The Twisted Yew AKA ‘The Calligrapher’ Case Study over 12 years

Bonsai & Yamadori from Tony Tickle

From the moment that this Yamadori Yew (Taxus Baccata) was collected from the wild it had the promise that one day it would be a great little bonsai. It had such a lovely movement throughout the whole of the tree, all it need to have was more compact foliage and a strong root system. I estimated that it would take six years to be presentable… it as taken twelve years.

Collected from a rocky outcrop in England this yew was connected to a much larger tree that was collected at the same time by one of my friends. It was planted in a tall wooden box to accommodate the roots… and looked destined to be styled as a cascade.

In the first two years the tree thrived, having been planted in a very open soil mix of 30% Acadama / 30% sharp grit / 30% Biosorb /10% chopped Sphagnum Moss…

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Creating a cascade pine rock planting

Bonsai & Yamadori from Tony Tickle


Planting a pine tree in the cascade style is not an easy task, selecting stone that has both the weight and interest is important. The stone was collected by my wonderful friend in Bonsai Terry Foster. It is Devonian schist and very old indeed. It is extremely hard and not easy to drill or cut.

The video and the photos covers most of the ‘how to’, placing the Keto is important so that the soil mixture stays in position and does not wash away when watering.

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It’s time to search for those rock birds

Hermanus Bird Club

The target birds for the Club monthly walk in March will be that trio of elusive rock birds – the Cape Rockjumper (Kaapse Berglyster),  Sentinel Rock-Thrush (Langtoon-kliplyster), and the Ground Woodpecker (Grondspeg), which is also more often seen on a rock than on the ground.

582-sentinel-rock-thrush Sentinel Rock-thrush. Image taken at Rooi Els, published on the website Per’s Birding Pages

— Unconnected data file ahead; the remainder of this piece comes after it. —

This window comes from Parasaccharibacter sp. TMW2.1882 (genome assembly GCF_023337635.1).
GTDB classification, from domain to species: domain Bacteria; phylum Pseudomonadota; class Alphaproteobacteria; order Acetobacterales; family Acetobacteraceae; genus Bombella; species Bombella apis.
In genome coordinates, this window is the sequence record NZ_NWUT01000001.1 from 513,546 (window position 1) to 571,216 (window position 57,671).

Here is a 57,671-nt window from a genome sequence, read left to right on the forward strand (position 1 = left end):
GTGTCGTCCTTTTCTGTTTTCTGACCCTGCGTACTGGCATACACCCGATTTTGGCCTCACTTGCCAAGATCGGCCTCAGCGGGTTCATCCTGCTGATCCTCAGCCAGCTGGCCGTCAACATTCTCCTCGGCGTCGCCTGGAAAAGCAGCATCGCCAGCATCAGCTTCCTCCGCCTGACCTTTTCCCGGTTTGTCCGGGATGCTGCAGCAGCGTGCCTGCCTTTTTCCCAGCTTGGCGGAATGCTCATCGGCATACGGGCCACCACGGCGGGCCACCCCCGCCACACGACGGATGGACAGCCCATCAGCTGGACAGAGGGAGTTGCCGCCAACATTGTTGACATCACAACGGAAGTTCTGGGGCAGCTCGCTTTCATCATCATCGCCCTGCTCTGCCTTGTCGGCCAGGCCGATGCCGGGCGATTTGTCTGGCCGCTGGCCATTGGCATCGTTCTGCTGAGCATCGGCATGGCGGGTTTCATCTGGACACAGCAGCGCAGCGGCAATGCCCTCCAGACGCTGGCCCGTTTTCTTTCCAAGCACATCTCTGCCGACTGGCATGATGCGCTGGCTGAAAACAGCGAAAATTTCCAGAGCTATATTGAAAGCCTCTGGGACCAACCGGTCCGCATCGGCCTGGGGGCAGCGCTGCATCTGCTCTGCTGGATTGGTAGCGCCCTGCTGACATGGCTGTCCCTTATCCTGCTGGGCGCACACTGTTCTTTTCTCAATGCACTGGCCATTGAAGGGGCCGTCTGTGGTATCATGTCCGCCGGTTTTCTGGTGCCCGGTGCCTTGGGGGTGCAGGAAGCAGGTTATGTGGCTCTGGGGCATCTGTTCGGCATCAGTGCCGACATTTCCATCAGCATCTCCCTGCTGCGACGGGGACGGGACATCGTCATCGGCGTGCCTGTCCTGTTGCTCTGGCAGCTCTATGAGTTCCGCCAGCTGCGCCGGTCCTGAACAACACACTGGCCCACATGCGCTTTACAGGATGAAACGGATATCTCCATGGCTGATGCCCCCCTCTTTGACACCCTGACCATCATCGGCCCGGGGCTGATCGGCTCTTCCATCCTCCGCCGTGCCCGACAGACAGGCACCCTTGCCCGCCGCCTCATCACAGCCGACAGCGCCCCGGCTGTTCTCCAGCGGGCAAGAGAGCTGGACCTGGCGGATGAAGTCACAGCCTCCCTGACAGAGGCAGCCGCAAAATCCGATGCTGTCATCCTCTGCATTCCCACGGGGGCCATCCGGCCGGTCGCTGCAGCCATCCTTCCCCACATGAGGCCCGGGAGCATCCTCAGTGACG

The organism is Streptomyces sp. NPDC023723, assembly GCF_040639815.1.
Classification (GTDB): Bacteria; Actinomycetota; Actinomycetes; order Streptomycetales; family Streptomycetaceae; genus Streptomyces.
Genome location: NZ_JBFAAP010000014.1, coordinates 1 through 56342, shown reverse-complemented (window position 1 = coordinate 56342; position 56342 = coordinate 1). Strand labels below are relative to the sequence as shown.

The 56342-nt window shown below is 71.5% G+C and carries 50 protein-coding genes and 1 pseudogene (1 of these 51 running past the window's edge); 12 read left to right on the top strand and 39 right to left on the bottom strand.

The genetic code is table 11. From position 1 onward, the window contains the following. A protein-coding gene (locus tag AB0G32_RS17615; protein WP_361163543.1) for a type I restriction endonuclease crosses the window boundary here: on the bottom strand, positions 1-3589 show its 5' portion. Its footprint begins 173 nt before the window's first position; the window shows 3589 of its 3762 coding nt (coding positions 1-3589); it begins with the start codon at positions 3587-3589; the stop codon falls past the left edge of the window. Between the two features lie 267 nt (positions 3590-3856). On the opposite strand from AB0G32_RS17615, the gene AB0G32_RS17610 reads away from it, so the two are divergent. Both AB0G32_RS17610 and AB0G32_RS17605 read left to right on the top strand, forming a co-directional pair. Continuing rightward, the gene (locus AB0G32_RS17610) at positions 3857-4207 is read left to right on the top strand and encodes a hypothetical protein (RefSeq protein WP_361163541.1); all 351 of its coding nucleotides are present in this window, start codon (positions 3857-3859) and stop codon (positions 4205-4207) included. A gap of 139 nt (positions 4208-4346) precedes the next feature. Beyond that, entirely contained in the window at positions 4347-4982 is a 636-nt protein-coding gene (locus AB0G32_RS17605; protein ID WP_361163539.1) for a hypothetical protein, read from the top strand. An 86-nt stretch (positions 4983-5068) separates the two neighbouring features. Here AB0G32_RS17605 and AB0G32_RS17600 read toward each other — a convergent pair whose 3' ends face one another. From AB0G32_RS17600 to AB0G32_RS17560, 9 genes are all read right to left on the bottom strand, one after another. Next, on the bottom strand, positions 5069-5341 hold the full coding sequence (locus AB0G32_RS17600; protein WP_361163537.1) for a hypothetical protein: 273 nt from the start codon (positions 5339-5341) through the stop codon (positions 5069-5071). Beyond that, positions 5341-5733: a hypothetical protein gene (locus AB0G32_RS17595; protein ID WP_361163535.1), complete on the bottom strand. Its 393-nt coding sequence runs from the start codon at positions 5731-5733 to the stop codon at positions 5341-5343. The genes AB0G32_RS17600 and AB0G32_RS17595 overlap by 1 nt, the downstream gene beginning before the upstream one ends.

The walk, at Rooi Els and Harold Porter Botanical Garden in nearby Betty’s Bay on Thursday 2 March, will be led by the elusive Mike Ford, who happens to be back in Hermanus from his frequent international bird-ringing travels.

Those three rock birds have been spotted in Rooi Els, together with less elusive birds like the Cape Rock-Thrush (Kaapse Kliplyster), Orange-breasted Sunbird (Oranjebors-suikerbekkie), and Cape Grassbird (Grasvoël).

On the way back, the group of birders will stop at Harold Porter, with it’s beautiful garden, and a walkway and access to the waterfall, restored after the…

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Re-Potting some Shohin Hawthorns

Robert Nocher Shohin Bonsai

With the recent warmer weather, the buds on some of my hawthorns are beginning to swell which is a sure indicator that it’s time to re-pot those that were missed last year.

The first is an air layer that was severed from the parent tree 2 seasons ago. At the time, it didn’t have many roots so it was planted deep in a clay training pot to strengthen it up. The first picture is a reminder of how the roots looked before planting in the clay pot.


With the tree out of the pot, you can see that there are a lot more roots now and the tree is ready to be placed in its’ first bonsai pot.


I have chosen a nice cream oval by Walsall Ceramics for this one. I love the quality of this range of pots; plenty of holes for drainage and the securing wires.


I’ve used a 50/50 mix…

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